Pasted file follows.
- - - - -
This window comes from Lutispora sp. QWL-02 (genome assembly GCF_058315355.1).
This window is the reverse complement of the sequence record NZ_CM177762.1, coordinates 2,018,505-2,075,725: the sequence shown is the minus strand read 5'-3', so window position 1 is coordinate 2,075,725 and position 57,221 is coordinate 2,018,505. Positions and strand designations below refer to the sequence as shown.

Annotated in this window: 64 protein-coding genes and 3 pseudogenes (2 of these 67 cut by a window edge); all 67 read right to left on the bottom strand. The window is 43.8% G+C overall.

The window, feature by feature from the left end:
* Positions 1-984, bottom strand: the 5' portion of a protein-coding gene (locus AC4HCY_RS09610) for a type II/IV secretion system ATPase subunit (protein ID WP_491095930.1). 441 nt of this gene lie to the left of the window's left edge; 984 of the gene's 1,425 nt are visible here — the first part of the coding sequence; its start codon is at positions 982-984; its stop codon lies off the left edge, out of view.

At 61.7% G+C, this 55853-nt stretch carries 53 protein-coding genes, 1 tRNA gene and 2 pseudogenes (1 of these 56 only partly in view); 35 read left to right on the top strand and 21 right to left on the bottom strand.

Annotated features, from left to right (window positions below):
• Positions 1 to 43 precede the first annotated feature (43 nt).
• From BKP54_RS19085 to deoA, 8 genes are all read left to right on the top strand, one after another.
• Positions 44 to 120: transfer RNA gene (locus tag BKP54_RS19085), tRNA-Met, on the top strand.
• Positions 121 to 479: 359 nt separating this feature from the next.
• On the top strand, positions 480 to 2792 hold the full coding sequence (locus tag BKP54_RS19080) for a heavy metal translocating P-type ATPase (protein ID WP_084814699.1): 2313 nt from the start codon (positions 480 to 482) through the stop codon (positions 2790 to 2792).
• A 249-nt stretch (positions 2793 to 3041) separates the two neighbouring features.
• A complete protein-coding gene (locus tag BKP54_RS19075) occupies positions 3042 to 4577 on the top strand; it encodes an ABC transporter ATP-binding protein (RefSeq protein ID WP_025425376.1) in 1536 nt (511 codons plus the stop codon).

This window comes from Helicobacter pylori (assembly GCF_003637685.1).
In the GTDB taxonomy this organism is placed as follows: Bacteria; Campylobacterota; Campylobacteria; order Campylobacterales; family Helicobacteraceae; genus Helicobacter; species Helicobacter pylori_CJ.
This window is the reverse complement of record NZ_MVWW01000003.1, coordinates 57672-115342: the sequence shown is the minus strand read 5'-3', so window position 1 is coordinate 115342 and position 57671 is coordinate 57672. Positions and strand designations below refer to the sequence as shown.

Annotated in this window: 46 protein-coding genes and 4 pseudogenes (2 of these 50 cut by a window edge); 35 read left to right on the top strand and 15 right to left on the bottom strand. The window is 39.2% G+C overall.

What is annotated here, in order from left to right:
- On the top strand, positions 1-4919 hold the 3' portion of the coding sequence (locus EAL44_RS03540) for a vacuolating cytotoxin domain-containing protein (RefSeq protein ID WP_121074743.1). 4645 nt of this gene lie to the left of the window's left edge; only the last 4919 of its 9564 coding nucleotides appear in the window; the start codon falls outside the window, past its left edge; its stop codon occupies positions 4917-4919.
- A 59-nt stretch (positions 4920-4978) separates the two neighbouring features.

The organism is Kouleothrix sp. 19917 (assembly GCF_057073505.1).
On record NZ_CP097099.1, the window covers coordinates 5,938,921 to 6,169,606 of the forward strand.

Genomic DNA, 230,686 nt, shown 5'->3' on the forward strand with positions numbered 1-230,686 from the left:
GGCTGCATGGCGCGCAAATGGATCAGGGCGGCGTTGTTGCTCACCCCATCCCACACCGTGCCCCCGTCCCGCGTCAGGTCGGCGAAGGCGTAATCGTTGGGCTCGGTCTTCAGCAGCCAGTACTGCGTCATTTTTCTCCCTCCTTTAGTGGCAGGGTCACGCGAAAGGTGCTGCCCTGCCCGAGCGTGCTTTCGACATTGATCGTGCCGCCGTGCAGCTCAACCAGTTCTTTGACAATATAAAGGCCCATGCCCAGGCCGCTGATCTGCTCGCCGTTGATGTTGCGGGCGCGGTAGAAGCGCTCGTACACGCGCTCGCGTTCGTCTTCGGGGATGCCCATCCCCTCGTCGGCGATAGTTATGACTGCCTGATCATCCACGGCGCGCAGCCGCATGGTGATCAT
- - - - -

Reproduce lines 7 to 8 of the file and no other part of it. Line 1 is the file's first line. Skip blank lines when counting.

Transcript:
Annotated features, from left to right (window positions below):
• Positions 1 to 43 precede the first annotated feature (43 nt).